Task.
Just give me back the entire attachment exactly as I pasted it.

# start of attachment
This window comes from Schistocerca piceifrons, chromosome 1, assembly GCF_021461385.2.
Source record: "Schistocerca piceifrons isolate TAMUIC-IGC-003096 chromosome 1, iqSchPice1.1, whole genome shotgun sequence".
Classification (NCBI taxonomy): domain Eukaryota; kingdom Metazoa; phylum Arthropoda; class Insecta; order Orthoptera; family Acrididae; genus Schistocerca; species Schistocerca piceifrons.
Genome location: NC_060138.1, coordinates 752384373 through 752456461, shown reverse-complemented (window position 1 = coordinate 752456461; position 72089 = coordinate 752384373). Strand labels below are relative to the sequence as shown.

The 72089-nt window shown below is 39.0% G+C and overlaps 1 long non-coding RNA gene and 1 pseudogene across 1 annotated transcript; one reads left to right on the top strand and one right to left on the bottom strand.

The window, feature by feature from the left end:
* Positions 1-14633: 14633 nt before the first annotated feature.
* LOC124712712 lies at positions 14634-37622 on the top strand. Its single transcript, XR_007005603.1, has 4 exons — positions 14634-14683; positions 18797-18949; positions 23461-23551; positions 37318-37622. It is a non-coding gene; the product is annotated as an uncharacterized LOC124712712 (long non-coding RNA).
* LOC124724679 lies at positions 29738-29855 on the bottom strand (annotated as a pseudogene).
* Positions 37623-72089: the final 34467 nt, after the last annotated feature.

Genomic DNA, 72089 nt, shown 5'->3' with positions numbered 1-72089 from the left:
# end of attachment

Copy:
This window comes from Schistocerca piceifrons, chromosome 1, assembly GCF_021461385.2.
Source record: "Schistocerca piceifrons isolate TAMUIC-IGC-003096 chromosome 1, iqSchPice1.1, whole genome shotgun sequence".
Classification (NCBI taxonomy): domain Eukaryota; kingdom Metazoa; phylum Arthropoda; class Insecta; order Orthoptera; family Acrididae; genus Schistocerca; species Schistocerca piceifrons.
Genome location: NC_060138.1, coordinates 752384373 through 752456461, shown reverse-complemented (window position 1 = coordinate 752456461; position 72089 = coordinate 752384373). Strand labels below are relative to the sequence as shown.

The 72089-nt window shown below is 39.0% G+C and overlaps 1 long non-coding RNA gene and 1 pseudogene across 1 annotated transcript; one reads left to right on the top strand and one right to left on the bottom strand.

The window, feature by feature from the left end:
* Positions 1-14633: 14633 nt before the first annotated feature.
* LOC124712712 lies at positions 14634-37622 on the top strand. Its single transcript, XR_007005603.1, has 4 exons — positions 14634-14683; positions 18797-18949; positions 23461-23551; positions 37318-37622. It is a non-coding gene; the product is annotated as an uncharacterized LOC124712712 (long non-coding RNA).
* LOC124724679 lies at positions 29738-29855 on the bottom strand (annotated as a pseudogene).
* Positions 37623-72089: the final 34467 nt, after the last annotated feature.

Genomic DNA, 72089 nt, shown 5'->3' with positions numbered 1-72089 from the left: